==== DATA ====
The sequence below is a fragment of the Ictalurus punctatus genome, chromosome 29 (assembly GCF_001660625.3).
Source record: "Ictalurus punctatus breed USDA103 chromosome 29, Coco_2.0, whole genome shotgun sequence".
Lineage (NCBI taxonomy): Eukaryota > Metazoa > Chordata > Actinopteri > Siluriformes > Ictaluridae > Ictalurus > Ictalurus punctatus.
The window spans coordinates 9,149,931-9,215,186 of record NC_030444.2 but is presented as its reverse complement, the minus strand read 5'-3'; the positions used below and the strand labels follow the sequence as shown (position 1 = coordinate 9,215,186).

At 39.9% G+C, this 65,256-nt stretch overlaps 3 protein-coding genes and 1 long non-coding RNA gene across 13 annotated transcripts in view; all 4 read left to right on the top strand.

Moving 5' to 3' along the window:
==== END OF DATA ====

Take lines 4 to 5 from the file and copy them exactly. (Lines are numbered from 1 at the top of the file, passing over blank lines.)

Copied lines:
The window spans coordinates 9,149,931-9,215,186 of record NC_030444.2 but is presented as its reverse complement, the minus strand read 5'-3'; the positions used below and the strand labels follow the sequence as shown (position 1 = coordinate 9,215,186).

At 39.9% G+C, this 65,256-nt stretch overlaps 3 protein-coding genes and 1 long non-coding RNA gene across 13 annotated transcripts in view; all 4 read left to right on the top strand.